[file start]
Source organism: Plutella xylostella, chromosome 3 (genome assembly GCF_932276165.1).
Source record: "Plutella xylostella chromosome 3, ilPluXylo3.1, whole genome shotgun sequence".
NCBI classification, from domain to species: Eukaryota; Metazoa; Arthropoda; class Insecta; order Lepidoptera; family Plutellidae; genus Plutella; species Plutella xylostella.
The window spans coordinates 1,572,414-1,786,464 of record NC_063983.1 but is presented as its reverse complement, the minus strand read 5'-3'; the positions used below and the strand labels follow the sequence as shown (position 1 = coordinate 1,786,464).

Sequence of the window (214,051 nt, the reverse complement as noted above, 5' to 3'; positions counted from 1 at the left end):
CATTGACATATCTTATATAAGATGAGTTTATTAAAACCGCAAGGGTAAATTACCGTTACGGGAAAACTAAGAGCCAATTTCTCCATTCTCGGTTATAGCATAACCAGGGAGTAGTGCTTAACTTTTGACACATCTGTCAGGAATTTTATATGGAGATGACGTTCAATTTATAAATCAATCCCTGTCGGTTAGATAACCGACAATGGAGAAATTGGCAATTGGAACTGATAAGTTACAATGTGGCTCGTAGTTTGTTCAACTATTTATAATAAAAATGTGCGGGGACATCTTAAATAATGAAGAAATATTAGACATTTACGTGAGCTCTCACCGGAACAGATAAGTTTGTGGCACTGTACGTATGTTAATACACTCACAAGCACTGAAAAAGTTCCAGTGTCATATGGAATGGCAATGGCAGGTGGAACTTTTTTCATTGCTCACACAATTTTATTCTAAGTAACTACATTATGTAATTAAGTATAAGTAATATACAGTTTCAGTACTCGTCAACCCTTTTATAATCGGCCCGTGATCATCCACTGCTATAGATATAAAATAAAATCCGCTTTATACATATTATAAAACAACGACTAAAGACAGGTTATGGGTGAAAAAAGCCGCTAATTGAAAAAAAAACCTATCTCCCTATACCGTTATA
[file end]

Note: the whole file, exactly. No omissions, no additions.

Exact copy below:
Source organism: Plutella xylostella, chromosome 3 (genome assembly GCF_932276165.1).
Source record: "Plutella xylostella chromosome 3, ilPluXylo3.1, whole genome shotgun sequence".
NCBI classification, from domain to species: Eukaryota; Metazoa; Arthropoda; class Insecta; order Lepidoptera; family Plutellidae; genus Plutella; species Plutella xylostella.
The window spans coordinates 1,572,414-1,786,464 of record NC_063983.1 but is presented as its reverse complement, the minus strand read 5'-3'; the positions used below and the strand labels follow the sequence as shown (position 1 = coordinate 1,786,464).

Sequence of the window (214,051 nt, the reverse complement as noted above, 5' to 3'; positions counted from 1 at the left end):
CATTGACATATCTTATATAAGATGAGTTTATTAAAACCGCAAGGGTAAATTACCGTTACGGGAAAACTAAGAGCCAATTTCTCCATTCTCGGTTATAGCATAACCAGGGAGTAGTGCTTAACTTTTGACACATCTGTCAGGAATTTTATATGGAGATGACGTTCAATTTATAAATCAATCCCTGTCGGTTAGATAACCGACAATGGAGAAATTGGCAATTGGAACTGATAAGTTACAATGTGGCTCGTAGTTTGTTCAACTATTTATAATAAAAATGTGCGGGGACATCTTAAATAATGAAGAAATATTAGACATTTACGTGAGCTCTCACCGGAACAGATAAGTTTGTGGCACTGTACGTATGTTAATACACTCACAAGCACTGAAAAAGTTCCAGTGTCATATGGAATGGCAATGGCAGGTGGAACTTTTTTCATTGCTCACACAATTTTATTCTAAGTAACTACATTATGTAATTAAGTATAAGTAATATACAGTTTCAGTACTCGTCAACCCTTTTATAATCGGCCCGTGATCATCCACTGCTATAGATATAAAATAAAATCCGCTTTATACATATTATAAAACAACGACTAAAGACAGGTTATGGGTGAAAAAAGCCGCTAATTGAAAAAAAAACCTATCTCCCTATACCGTTATA